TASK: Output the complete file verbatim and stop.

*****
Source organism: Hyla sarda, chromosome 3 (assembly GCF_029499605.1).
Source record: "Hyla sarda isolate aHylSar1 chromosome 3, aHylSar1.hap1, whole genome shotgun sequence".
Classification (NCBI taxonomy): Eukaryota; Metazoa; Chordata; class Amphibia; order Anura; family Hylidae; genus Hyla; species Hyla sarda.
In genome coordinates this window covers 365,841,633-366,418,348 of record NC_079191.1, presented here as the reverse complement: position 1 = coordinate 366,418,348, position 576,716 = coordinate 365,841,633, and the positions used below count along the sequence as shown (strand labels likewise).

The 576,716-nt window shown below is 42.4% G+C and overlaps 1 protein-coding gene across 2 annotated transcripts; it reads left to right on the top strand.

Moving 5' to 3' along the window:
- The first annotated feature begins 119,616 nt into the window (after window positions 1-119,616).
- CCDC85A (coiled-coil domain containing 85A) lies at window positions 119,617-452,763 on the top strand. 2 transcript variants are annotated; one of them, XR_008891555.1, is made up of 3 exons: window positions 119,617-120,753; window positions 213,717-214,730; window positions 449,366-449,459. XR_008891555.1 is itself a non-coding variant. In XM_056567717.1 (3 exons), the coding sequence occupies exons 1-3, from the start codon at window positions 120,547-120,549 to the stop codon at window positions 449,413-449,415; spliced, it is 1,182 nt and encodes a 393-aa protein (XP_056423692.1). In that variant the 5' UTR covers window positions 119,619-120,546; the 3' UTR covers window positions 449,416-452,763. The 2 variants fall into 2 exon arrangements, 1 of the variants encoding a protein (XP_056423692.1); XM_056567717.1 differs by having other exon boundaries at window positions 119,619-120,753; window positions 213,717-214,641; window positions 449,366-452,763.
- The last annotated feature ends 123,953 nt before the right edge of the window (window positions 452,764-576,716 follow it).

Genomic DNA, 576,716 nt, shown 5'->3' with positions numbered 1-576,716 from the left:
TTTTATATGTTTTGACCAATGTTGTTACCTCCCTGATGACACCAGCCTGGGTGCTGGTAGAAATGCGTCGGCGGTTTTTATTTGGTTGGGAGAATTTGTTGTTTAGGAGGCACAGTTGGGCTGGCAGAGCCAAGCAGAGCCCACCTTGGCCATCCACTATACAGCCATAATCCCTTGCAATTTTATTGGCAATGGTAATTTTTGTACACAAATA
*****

Source organism: Hyla sarda, chromosome 3 (assembly GCF_029499605.1).
Source record: "Hyla sarda isolate aHylSar1 chromosome 3, aHylSar1.hap1, whole genome shotgun sequence".
Classification (NCBI taxonomy): Eukaryota; Metazoa; Chordata; class Amphibia; order Anura; family Hylidae; genus Hyla; species Hyla sarda.
In genome coordinates this window covers 365,841,633-366,418,348 of record NC_079191.1, presented here as the reverse complement: position 1 = coordinate 366,418,348, position 576,716 = coordinate 365,841,633, and the positions used below count along the sequence as shown (strand labels likewise).

The 576,716-nt window shown below is 42.4% G+C and overlaps 1 protein-coding gene across 2 annotated transcripts; it reads left to right on the top strand.

Moving 5' to 3' along the window:
- The first annotated feature begins 119,616 nt into the window (after window positions 1-119,616).
- CCDC85A (coiled-coil domain containing 85A) lies at window positions 119,617-452,763 on the top strand. 2 transcript variants are annotated; one of them, XR_008891555.1, is made up of 3 exons: window positions 119,617-120,753; window positions 213,717-214,730; window positions 449,366-449,459. XR_008891555.1 is itself a non-coding variant. In XM_056567717.1 (3 exons), the coding sequence occupies exons 1-3, from the start codon at window positions 120,547-120,549 to the stop codon at window positions 449,413-449,415; spliced, it is 1,182 nt and encodes a 393-aa protein (XP_056423692.1). In that variant the 5' UTR covers window positions 119,619-120,546; the 3' UTR covers window positions 449,416-452,763. The 2 variants fall into 2 exon arrangements, 1 of the variants encoding a protein (XP_056423692.1); XM_056567717.1 differs by having other exon boundaries at window positions 119,619-120,753; window positions 213,717-214,641; window positions 449,366-452,763.
- The last annotated feature ends 123,953 nt before the right edge of the window (window positions 452,764-576,716 follow it).

Genomic DNA, 576,716 nt, shown 5'->3' with positions numbered 1-576,716 from the left:
TTTTATATGTTTTGACCAATGTTGTTACCTCCCTGATGACACCAGCCTGGGTGCTGGTAGAAATGCGTCGGCGGTTTTTATTTGGTTGGGAGAATTTGTTGTTTAGGAGGCACAGTTGGGCTGGCAGAGCCAAGCAGAGCCCACCTTGGCCATCCACTATACAGCCATAATCCCTTGCAATTTTATTGGCAATGGTAATTTTTGTACACAAATA